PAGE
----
Written by: Alexandra Young, Humane Pennsylvania Community Outreach Programs Manager
Since 2006, April has been recognized throughout the U.S. as National Prevention of Cruelty to Animals month, thanks to the efforts of The American Society for the Prevention of Cruelty to Animals (ASPCA).
From the Middle Ages onward, there have been barbaric practices related to how animals are treated. Many of these actions come as the result of superstition, religious beliefs, or outright lack of compassion or respect for the animals humans use to increase capacity and make money, especially animals like working horses. Although we live in what is considered to be a civilized world, animal neglect, abuse and cruelty are still pervasive today.
In Pennsylvania, a person commits cruelty to animals (Sec. 5533 of the Pennsylvania Statute1) if they intentionally, knowingly or recklessly ill-treat, overload, beat, abandon or abuse an animal. Aggravated cruelty, as defined by Sec. 5534 of the Pennsylvania Statute, is committed when torture, neglect or cruelty causes serious bodily injury or the death of an animal.
With some thoughtful planning and your smartphone, you may save animals’ lives when you least expect it.
The first thing you can do is research the laws in your most frequented area (your workplace or home). These laws include, but are not limited to:
- Tethering unattended dogs; there are specific requirements depending on the weather
- General neglect of basic needs (food, water, and shelter) and medical care
- Animal fighting and possession of animal fighting paraphernalia
- Outdated cosmetic procedures, including: cropping ears, docking tails (puppies over 5 days old) and surgically debarking dogs
- Animals trapped in overheated vehicles
Next, determine the municipality of a street address or intersection. In Pennsylvania, you can find this information through the Pennsylvania Department of Community of Economic Development’s Municipal Statistics website: http://munstats.pa.gov/Public/FindMunicipality.aspx
Now you can obtain the phone number of the local Humane Officer or Animal Control agency for the area and save it in your favorite contacts. If you frequent more than one city or county on a daily basis, save this information by location. If the agency (or agencies) you’ve identified offers online reporting of cruelty, save the link within that contact for quick retrieval.
When you make a report through a phone call or online, you’ll need to leave your contact information so the agency can follow up with you, but your identity is kept strictly confidential. Just remember that you could be the only — or last — chance at survival for an animal.
See it, say it: To avoid retaliation, many people hesitate to report their neighbors even when they know an animal is being mistreated. However, I realized through my experiences working at a shelter with animal control officers that many people frequent the same daily routes where they may regularly see a neglected or suffering animal.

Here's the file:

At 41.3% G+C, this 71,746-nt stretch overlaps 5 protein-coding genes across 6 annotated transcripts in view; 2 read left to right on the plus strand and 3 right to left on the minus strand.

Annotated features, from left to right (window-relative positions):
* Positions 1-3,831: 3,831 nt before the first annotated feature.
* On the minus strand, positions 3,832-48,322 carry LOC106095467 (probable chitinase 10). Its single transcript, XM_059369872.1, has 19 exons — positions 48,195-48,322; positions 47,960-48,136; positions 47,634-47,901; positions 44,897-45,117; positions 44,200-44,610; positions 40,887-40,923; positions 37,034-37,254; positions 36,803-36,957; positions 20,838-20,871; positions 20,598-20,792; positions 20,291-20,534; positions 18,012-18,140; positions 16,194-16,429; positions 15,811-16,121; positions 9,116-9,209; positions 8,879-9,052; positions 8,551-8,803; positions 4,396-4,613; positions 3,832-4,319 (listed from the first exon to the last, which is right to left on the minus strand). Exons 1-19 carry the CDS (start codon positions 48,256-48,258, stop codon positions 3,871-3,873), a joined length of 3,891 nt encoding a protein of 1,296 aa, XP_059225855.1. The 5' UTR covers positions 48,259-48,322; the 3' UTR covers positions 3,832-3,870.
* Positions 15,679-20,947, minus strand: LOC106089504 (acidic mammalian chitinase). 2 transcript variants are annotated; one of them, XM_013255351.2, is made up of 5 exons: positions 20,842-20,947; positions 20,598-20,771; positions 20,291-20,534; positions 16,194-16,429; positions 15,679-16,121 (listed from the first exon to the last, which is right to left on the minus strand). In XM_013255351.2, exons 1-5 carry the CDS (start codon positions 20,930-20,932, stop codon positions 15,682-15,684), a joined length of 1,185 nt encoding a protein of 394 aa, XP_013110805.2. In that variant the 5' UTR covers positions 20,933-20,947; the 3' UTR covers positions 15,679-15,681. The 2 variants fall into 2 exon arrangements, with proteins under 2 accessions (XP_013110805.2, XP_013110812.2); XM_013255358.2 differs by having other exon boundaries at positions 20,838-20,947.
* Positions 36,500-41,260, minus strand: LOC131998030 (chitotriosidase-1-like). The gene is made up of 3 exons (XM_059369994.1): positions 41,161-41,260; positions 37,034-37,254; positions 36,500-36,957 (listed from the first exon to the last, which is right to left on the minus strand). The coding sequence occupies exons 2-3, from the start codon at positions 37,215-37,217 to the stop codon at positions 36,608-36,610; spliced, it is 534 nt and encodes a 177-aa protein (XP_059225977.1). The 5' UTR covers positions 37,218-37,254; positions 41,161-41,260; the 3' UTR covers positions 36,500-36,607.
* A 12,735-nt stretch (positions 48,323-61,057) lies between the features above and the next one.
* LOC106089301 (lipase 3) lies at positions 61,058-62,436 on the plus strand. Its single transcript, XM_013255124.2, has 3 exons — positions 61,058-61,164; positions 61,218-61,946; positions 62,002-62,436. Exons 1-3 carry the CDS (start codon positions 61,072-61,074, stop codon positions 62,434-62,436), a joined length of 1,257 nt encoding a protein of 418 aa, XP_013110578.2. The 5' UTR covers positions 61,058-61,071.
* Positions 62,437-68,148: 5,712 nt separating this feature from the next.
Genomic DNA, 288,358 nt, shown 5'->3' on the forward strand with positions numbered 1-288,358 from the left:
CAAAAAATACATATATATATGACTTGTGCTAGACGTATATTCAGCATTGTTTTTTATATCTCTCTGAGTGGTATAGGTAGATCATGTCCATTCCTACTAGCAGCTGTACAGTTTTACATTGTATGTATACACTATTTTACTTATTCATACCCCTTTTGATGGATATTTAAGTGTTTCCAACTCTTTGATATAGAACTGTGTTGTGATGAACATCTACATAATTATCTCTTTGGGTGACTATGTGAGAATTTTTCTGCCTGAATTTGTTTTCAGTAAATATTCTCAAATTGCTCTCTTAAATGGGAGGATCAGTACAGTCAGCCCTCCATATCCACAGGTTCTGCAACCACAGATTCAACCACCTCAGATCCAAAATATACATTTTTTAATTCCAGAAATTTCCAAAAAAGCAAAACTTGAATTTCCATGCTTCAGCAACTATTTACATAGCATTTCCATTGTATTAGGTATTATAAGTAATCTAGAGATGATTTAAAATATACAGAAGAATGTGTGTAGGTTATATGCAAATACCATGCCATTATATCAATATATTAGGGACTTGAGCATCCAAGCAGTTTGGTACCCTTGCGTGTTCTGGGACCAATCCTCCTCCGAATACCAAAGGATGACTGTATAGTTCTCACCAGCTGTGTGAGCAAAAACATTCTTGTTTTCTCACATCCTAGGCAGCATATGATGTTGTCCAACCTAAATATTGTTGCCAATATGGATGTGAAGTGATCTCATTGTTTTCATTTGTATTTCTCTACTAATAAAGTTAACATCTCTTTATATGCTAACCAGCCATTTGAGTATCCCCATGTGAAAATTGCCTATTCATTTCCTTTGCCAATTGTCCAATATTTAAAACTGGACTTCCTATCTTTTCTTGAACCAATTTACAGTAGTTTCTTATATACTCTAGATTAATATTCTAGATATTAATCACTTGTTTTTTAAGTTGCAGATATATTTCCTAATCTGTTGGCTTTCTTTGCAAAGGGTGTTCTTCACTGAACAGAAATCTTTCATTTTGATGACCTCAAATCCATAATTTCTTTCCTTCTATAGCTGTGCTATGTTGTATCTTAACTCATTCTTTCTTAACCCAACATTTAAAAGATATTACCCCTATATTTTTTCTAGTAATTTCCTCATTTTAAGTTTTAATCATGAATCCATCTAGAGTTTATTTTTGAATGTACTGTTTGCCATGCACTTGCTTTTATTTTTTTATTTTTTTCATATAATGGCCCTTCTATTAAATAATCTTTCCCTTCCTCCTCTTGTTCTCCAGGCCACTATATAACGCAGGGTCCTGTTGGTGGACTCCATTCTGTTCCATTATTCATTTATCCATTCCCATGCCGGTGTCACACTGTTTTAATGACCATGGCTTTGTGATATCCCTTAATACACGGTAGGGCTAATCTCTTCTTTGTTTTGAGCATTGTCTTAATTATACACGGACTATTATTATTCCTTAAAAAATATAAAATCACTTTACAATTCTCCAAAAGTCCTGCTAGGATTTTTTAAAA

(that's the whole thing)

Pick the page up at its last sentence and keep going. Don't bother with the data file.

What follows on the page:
In pre-pandemic times, that included mail carriers, bus drivers and package couriers. Today, COVID has increased deliveries from retail stores and restaurants, whose staff must now take pictures as verification of successful deliveries!
If you see something, do not hesitate. Report animal abuse!
One of the most common situations is finding a dog (or a cat) locked in a parked car on a warm day. Many people do not realize that even on a 72-degree day, a car’s internal temperature can heat up to 116 degrees within an hour.2
To protect pets that are left unattended in parked cars in hot weather, Pennsylvania’s Governor Tom Wolfe signed House Bill 1216, the Motor Vehicle Extreme Heat Protection Act, in 2019. It allows law enforcement officers to enter a car if an animal is believed to be in danger or being neglected.
NOTE: This law does not protect citizens against liability; it protects police/humane/animal control officers or other public safety professionals in this specific situation.
If you see an animal stuck in a hot car:
- Record the make, model and license plate number of the car.
- If possible, take a photo of the animal in the car as well as the surrounding area (ex. showing no shade in the parking lot).
- Go to the nearest business and ask them to make an announcement to find the car’s owner. Many owners are unaware of this danger and will quickly return when notified.
- If the owner is not found, do not wait and do not break into the car yourself. Call the authorities!
Recently, there have been new guidelines announced associated with tethering dogs, increased penalties for animal abuse, and more protection for horses and other animals. Fines range from $300 to $2,000 with jail time even for a summary offense.
Community change may be slow to occur, but it can only occur when individuals refuse to accept the status quo. Be the voice of animals that depend on compassionate, empathetic, courageous and proactive humans. Join Humane Pennsylvania in building the best community anywhere to be an animal or animal caretaker.
Learn more about our Healthy Pets Initiative and other resources we offer at humanepa.org.